We sleep two to a room in bunk beds, no heat, it is very comfortable, hardly
If you want to go to the lab, you must check-out and walk the mile or more up the tunnel system. It is uphill! This brings you directly beneath the center of the glacier. There is a large cement wall at the end of the tunnel to prevent water from spilling in. Everywhere you hear the rushing of water from the side tunnels going to the power station. The lab is like a large mobile home. There is running water and power, there is lots of equipment, such as melting hoses, heaters,
pressure washers, ladders and more. There is also a lunch room where we break to stay warm and dry and relax a bit. If you want to do research where the glacier is you must cross into the glacier stream, walk through the rocks and up about five stories into the ice cave, it is a tiring walk if you are carrying the heavy stuff. The living and working conditions are very comfortable, you do not feel stressed at all, you really only want to see the sun which is just a twenty minute walk away.
To get to the lab area, you must walk up this mile long tunnel, it brings you straight through the mountain to a place 600 feet below the center of the Svartisen glacier. It is cool, dark and eerie in the tunnel.
There are several side tunnels along the way, this one has cool ice formations behind it. The tunnels go to other tunnels that route water to the power station, they also collect sediment before the water is sent downhill. The rushing water in these tunnels is very loud, and I am told it is really unbearable in the Spring when the melt really starts.
At the end of your walk from the living quarters there is a large lab area carved into the rock. It is the size of a small mobile home. It is protected from glacier stream water by a large cement wall. Here the scientists gather to calibrate and test their equipment before heading up into the glacier.
In the evening we all go back to the ice cave one last time. All the sensors are in, everything is the best it can be. Now the time comes to shut the two shafts for good. Everyone pitches in clearing out the small rocks left over this year from the glacier. You do not want to open the door next year to tons of rocks, so by removing them now you hope that the cavity will fill with ice instead of sediment. The work is much easier this time around then when we first opened the door. Hosing off the debris turns the space into a steam bath, it is really difficult to see anything. The door is sealed using steel I-beams. And that is it! No more glacier ice for a whole year! The goal now is to let the glacier flow ice into the cavity and hope the instruments keep working. We plan on heading down the hill to the cabins below to wait it out. I will likely head back to Oregon rather than come back up to evaluate the next stage which is the pump tests, a critical time when water is pumped under high pressure from pipes below to induce slipping of the glacier.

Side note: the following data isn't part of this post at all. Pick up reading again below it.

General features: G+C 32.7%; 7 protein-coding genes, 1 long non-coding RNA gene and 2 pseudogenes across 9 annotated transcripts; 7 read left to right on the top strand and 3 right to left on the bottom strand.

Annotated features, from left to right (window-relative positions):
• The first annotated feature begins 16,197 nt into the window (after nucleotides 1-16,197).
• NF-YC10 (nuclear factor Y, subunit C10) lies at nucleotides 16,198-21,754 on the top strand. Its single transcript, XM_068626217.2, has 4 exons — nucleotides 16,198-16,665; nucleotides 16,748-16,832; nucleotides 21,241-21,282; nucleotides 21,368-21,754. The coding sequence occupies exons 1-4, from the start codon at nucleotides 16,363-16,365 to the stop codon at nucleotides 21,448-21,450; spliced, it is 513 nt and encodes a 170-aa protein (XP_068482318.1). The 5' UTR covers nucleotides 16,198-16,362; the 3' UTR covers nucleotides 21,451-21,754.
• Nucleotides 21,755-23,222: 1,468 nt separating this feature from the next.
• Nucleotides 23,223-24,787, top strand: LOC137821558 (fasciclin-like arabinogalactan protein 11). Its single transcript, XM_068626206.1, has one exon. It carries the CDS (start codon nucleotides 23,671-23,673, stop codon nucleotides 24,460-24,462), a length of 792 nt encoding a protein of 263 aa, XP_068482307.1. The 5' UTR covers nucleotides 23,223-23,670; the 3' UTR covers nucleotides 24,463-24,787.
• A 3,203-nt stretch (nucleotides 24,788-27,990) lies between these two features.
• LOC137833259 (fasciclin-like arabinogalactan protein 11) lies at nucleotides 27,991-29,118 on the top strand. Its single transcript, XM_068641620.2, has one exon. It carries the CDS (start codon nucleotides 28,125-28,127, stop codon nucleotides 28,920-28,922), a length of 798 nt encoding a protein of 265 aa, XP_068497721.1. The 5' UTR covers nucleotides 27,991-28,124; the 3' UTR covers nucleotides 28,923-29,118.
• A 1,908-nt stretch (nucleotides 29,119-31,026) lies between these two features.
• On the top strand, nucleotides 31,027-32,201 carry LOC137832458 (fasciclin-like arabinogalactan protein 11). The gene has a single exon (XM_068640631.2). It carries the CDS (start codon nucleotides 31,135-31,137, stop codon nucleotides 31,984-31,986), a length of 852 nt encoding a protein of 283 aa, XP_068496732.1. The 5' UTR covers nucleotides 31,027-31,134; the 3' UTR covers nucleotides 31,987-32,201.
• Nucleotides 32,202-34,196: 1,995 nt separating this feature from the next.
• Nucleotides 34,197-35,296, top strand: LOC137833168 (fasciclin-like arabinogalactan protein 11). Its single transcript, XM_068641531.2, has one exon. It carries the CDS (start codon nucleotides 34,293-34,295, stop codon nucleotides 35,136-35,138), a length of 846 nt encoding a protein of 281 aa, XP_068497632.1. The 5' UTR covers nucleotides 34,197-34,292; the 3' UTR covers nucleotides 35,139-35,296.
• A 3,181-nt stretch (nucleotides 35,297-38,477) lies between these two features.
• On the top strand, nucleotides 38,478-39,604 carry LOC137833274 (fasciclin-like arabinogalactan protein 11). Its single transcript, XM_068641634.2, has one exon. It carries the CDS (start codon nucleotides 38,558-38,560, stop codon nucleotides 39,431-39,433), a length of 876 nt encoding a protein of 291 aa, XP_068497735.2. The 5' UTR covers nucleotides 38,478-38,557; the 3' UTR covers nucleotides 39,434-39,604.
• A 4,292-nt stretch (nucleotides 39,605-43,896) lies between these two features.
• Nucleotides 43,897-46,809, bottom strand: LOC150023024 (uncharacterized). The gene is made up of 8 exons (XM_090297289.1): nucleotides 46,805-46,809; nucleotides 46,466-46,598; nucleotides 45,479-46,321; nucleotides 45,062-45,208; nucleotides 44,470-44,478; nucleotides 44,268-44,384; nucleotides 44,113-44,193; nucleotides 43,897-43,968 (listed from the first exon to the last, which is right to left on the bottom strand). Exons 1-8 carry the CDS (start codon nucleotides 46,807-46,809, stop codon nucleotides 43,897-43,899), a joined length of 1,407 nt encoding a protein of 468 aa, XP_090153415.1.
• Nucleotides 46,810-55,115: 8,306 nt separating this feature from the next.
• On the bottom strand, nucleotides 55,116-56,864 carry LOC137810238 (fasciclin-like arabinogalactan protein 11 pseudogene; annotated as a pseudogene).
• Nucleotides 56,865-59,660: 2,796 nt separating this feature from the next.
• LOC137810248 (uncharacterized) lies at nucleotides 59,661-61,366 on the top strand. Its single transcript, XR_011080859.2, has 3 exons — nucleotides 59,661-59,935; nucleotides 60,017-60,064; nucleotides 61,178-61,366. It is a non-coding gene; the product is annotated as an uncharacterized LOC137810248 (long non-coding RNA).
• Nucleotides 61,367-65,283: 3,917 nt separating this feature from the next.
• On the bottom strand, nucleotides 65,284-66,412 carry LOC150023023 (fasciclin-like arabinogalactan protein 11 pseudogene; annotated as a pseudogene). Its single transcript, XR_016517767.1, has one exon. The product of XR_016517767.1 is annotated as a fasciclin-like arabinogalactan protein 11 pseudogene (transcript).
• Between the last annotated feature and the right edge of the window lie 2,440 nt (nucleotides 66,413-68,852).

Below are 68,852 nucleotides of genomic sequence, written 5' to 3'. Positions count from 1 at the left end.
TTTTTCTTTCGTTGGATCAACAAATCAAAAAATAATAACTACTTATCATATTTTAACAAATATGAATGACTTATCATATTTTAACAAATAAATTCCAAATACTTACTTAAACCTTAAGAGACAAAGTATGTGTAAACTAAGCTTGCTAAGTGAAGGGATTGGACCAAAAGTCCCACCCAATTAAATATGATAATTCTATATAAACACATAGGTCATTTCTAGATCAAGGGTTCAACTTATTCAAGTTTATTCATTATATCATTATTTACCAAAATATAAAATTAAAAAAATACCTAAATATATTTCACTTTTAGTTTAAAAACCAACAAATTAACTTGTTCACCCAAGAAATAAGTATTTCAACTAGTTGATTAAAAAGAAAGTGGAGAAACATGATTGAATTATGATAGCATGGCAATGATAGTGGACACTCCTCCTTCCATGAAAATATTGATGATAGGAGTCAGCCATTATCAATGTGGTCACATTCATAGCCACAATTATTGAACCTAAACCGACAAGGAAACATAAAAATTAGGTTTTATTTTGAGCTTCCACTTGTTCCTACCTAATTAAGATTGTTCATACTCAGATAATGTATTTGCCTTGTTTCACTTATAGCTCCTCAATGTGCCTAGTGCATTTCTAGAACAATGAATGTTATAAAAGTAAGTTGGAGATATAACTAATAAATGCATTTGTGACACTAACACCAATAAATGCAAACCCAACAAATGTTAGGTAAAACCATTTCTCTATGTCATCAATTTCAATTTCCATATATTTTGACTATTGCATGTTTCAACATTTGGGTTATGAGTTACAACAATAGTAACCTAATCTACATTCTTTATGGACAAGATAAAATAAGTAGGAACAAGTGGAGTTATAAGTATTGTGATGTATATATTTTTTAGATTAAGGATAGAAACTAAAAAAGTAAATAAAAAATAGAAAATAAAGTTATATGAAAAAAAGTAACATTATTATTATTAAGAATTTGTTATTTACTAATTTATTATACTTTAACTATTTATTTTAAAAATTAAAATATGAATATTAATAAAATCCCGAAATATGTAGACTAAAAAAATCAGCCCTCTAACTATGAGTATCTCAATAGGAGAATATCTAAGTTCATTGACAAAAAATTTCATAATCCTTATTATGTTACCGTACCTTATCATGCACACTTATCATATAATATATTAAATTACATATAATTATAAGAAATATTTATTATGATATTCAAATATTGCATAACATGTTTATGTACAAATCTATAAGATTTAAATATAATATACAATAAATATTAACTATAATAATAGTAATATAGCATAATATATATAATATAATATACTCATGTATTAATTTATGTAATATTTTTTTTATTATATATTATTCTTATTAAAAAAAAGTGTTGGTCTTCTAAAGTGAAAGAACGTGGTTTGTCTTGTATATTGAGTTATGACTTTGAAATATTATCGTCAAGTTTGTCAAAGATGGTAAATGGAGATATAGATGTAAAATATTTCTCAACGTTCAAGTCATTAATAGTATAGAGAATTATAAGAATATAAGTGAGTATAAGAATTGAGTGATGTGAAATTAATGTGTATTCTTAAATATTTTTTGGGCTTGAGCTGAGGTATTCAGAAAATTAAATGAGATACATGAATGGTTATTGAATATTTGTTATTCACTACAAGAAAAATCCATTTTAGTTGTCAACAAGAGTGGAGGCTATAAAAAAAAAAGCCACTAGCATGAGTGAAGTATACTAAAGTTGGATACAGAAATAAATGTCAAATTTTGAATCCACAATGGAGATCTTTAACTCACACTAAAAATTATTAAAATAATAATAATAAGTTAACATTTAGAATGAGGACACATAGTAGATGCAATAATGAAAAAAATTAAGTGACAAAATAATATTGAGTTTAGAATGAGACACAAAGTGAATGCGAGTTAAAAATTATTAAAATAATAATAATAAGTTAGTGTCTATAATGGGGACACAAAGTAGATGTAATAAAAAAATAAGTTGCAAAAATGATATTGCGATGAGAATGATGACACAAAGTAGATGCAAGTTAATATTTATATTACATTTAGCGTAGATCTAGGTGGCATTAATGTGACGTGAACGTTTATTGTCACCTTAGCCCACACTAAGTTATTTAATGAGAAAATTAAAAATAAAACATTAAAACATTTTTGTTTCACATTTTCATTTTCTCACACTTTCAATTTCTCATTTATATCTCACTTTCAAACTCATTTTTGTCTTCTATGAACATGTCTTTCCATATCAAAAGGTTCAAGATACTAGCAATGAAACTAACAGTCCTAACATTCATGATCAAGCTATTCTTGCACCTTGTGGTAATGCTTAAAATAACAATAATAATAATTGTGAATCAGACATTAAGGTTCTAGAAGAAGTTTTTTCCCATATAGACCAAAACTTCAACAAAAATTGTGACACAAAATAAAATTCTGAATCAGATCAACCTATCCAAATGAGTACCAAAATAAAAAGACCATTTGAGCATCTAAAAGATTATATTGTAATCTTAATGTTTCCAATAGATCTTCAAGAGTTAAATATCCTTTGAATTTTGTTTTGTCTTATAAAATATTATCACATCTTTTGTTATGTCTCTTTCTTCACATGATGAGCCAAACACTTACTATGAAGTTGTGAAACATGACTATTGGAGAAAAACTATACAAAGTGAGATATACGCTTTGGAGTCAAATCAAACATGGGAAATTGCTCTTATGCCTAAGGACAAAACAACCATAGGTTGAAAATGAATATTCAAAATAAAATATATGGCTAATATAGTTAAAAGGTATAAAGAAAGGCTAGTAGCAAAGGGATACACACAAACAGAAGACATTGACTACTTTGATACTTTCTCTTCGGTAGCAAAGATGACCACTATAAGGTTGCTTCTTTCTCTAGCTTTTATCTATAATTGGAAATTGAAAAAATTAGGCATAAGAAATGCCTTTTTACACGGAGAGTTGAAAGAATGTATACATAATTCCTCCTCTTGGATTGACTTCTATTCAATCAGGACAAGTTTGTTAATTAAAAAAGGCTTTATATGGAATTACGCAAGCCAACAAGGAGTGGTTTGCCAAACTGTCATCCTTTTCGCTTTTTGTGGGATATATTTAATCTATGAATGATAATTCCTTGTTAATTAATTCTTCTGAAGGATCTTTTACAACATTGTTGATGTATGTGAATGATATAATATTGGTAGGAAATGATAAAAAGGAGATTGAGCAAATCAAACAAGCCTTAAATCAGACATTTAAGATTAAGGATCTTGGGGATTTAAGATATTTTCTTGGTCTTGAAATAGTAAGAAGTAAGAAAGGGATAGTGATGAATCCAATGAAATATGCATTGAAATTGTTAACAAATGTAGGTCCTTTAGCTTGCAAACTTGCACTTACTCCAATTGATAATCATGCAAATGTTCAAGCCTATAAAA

Knut and Luke dig out what is left of this years glacier deposit in the chamber. We are preparing to seal it up for a year and hope that next year we might have fewer rocks to deal with. You never really know what the glacier will bring as it slides along. This view is from inside looking out.
The hot water from the melting hose makes the small tunnel space fill with steam, it is nearly impossible to see anything, let alone try to take a picture.
The horizontal shaft door is sealed shut for the season. Behind the steel I-beams is the large empty cavity. Soon it will fill in with ice from above, and the glacier will continue its slow and steady decline the hill, dragging itself across the instrument panel while accelerometers tick away recording data.
Knut installs an seismometer. He is the next research group working here, he will do a radar survey of the glacier combined with seismic readings. His group is placing sensors below and above the glacier looking at its movement. These instruments are very sensitive so he waits until our group is done before setting up. He is able to see the seismic events associated with the pump tests that are coming up.
With the ice cave sealed off for the year there is little to do now except clean and wait for the pump tests. The steps back are long and dark, it is amazing to think at the effort that has gone into making this research possible.